About Me

My wonderful husband died when I was 44 years old. Being widowed this young happens to less than 3% of married people. Writing through this loss one word at time helps me understand what I've lost and helps me continue to grow. It is how I have gradually recovered from such a severe loss. Research shows that you can benefit from taking just 15 minutes a day to write out your deepest feelings as a way of healing. On the right side of this blog, you'll see a tag for Exercises to Try. If you need some help knowing how to use writing to help heal yourself, I suggest you start there.

Thursday, June 22, 2006

Father's Day: No Dad

On January 14, 2006 my husband Ken died of complications from his second stem cell transplant. He had been diagnosed with Hodgkin's disease in 2002. This blog Tales of Whoa describes my experiences and perceptions as a 44-year-old widow...charting a new life in mid-life. Ken's and my experiences from April 2005 through his illness, treatment, and then the aftermath of his death are described in detail on my previous blog which can be found at: www.caringbridge.org/tx/kenj. I continue my story here...

Ken's (Unsuccessful)Texas Transplant: The Aftermath

Our motto remains: FRIENDS ARE GOOD, AND FAMILY TOO!!!


Thursday, June 15, 2006 11:04 PM CDT

Tonight was the opening night of "Baseball in the Park" for our neighborhood. Everyone was invited to come play at 7PM in the newly named (by Charlie) "Ken Field". Such a great tradition, carried on by our neighbors Liz and Charlie Stone and supported by a whole cast of characters with beer, snacks, conversation...and, oh yes, a baseball game too. Guess who threw out the opening pitch...Mrs. Ken or should I say Ken's WIDOW. I have another friend who lost her husband when she was 36 years old...she told me she loved to use the word WIDOW just to shock people. I love her spirit. I also love that four years later she's sporting a new husband and a newborn baby...go widow go.

Alec had a tough decision to make since tonight was also the opening night of "Summer Chess at the Public Library", another regular summer event we've been waiting to begin. So he decided to spend half the night at the baseball game and the other half at the library playing chess. Good boy!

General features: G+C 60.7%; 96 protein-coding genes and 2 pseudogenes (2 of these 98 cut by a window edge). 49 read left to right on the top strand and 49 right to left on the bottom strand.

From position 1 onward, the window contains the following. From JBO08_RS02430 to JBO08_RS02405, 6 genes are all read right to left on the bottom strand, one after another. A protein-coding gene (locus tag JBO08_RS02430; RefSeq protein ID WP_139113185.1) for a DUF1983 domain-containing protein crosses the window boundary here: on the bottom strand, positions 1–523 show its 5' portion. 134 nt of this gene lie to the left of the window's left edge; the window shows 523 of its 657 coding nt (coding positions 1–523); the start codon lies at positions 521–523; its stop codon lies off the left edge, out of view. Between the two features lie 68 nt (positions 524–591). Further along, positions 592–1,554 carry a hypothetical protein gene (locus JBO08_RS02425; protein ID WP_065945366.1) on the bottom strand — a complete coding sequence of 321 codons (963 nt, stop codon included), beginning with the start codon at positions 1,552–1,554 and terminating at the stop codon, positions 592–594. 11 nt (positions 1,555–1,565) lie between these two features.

Then I had what I consider to be a great idea...what if, in addition to our lovely arc-shaped seating area on paved brick which we're planning to put in the park in Ken's memory, what if we add a couple of chess tables in the same area?

Next on the agenda is Father's Day. Yes, I've been planning again. We'll start the day with the Ricky Byrdsong "Race against Hate". For those of you non-locals, Ricky Byrdsong was a Northwestern University basketball coach, an African American, gunned down by a white supremacist on a mission. So this race is in his memory. I figure since my kids have had such a lousy break, it's not bad for them to see that they haven't been singled out for special punishment but that bad things do happen...and then we have to go on and keep on and race on and join in and so on.

Later in the day, we'll meet up with Paul and Rebecca and Ken's parents at Tommy Nevin's Irish Pub. Ken just loved to take in Irish music there so I think it will be a fine way to think about him on Father's Day, our mouth stuffed with fish and chips and music in our ears. Irish music touched Ken's soul. It really made him happy.

And if you might be wondering HOW I AM, I will say that I am sadder now than I've been in a while. I now believe that Ken is not coming back...and summertime which normally makes me so happy and has been for so long now filled with such good times and happiness is a cruel reminder of all that used to be. When we take our traditional trips this year to the Laurentians north of Montreal and then Rockport Mass, we'll all be revisiting years of happy memories without for me the most important person there.

Along with the swimming and the cooking and the canoeing and walking and hanging out, this year we will carry out Ken's wishes to have his ashes scattered in these two places where he spent almost every year of his whole life vacationing and having a good time with people who mattered so much to him. In a final written note he even left a message to our kids: "You can choose a place for my ashes too, even if it's a place that I already chose, that's OK."

Who but Ken?

1 comment:

M B said...

I just stumbled upon your blog and as I was reading your interesting story I realized you live in Evanston Illinois. Well, I just happened to have moved back to Atlanta a year and a half ago after living in Evanston for 8 years. I continued to read your entries and happened upon this one where you mentioned running in the Ricky Byrdsong race. Well, Ricky was my brother. Amazing how life sometimes take us full circle into the tragic life of another. I hope life finds you in good spirits today.

Blessings from Marcia Byrdsong